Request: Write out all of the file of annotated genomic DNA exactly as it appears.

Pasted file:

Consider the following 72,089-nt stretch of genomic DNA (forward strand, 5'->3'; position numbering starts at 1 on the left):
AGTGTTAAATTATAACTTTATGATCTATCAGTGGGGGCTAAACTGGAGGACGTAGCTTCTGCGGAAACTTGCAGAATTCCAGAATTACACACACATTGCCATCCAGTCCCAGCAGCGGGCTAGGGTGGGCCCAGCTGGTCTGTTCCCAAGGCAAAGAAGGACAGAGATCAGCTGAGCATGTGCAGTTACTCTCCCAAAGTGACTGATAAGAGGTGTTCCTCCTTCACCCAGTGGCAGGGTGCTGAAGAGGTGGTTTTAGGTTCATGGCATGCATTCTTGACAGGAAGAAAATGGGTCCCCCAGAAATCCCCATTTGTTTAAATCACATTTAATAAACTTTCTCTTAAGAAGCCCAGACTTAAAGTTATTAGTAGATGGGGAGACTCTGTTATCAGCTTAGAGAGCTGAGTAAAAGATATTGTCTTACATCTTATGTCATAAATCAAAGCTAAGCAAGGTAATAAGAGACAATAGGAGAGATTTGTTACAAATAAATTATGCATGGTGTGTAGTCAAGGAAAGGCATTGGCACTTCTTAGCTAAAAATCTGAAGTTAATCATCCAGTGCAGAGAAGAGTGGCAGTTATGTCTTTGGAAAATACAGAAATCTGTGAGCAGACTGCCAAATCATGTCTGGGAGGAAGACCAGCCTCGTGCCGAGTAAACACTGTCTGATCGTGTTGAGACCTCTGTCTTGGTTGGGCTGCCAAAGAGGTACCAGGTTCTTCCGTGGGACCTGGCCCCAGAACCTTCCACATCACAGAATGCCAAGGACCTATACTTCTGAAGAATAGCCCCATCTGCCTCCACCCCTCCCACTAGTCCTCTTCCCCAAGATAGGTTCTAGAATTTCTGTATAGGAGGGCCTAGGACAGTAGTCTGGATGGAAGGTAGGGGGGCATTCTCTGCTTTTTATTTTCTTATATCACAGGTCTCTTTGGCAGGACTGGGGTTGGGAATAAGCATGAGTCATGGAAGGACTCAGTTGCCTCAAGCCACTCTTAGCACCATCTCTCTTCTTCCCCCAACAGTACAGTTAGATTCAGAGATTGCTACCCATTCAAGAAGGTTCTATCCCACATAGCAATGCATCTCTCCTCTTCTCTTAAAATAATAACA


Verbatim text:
Consider the following 72,089-nt stretch of genomic DNA (forward strand, 5'->3'; position numbering starts at 1 on the left):
AGTGTTAAATTATAACTTTATGATCTATCAGTGGGGGCTAAACTGGAGGACGTAGCTTCTGCGGAAACTTGCAGAATTCCAGAATTACACACACATTGCCATCCAGTCCCAGCAGCGGGCTAGGGTGGGCCCAGCTGGTCTGTTCCCAAGGCAAAGAAGGACAGAGATCAGCTGAGCATGTGCAGTTACTCTCCCAAAGTGACTGATAAGAGGTGTTCCTCCTTCACCCAGTGGCAGGGTGCTGAAGAGGTGGTTTTAGGTTCATGGCATGCATTCTTGACAGGAAGAAAATGGGTCCCCCAGAAATCCCCATTTGTTTAAATCACATTTAATAAACTTTCTCTTAAGAAGCCCAGACTTAAAGTTATTAGTAGATGGGGAGACTCTGTTATCAGCTTAGAGAGCTGAGTAAAAGATATTGTCTTACATCTTATGTCATAAATCAAAGCTAAGCAAGGTAATAAGAGACAATAGGAGAGATTTGTTACAAATAAATTATGCATGGTGTGTAGTCAAGGAAAGGCATTGGCACTTCTTAGCTAAAAATCTGAAGTTAATCATCCAGTGCAGAGAAGAGTGGCAGTTATGTCTTTGGAAAATACAGAAATCTGTGAGCAGACTGCCAAATCATGTCTGGGAGGAAGACCAGCCTCGTGCCGAGTAAACACTGTCTGATCGTGTTGAGACCTCTGTCTTGGTTGGGCTGCCAAAGAGGTACCAGGTTCTTCCGTGGGACCTGGCCCCAGAACCTTCCACATCACAGAATGCCAAGGACCTATACTTCTGAAGAATAGCCCCATCTGCCTCCACCCCTCCCACTAGTCCTCTTCCCCAAGATAGGTTCTAGAATTTCTGTATAGGAGGGCCTAGGACAGTAGTCTGGATGGAAGGTAGGGGGGCATTCTCTGCTTTTTATTTTCTTATATCACAGGTCTCTTTGGCAGGACTGGGGTTGGGAATAAGCATGAGTCATGGAAGGACTCAGTTGCCTCAAGCCACTCTTAGCACCATCTCTCTTCTTCCCCCAACAGTACAGTTAGATTCAGAGATTGCTACCCATTCAAGAAGGTTCTATCCCACATAGCAATGCATCTCTCCTCTTCTCTTAAAATAATAACA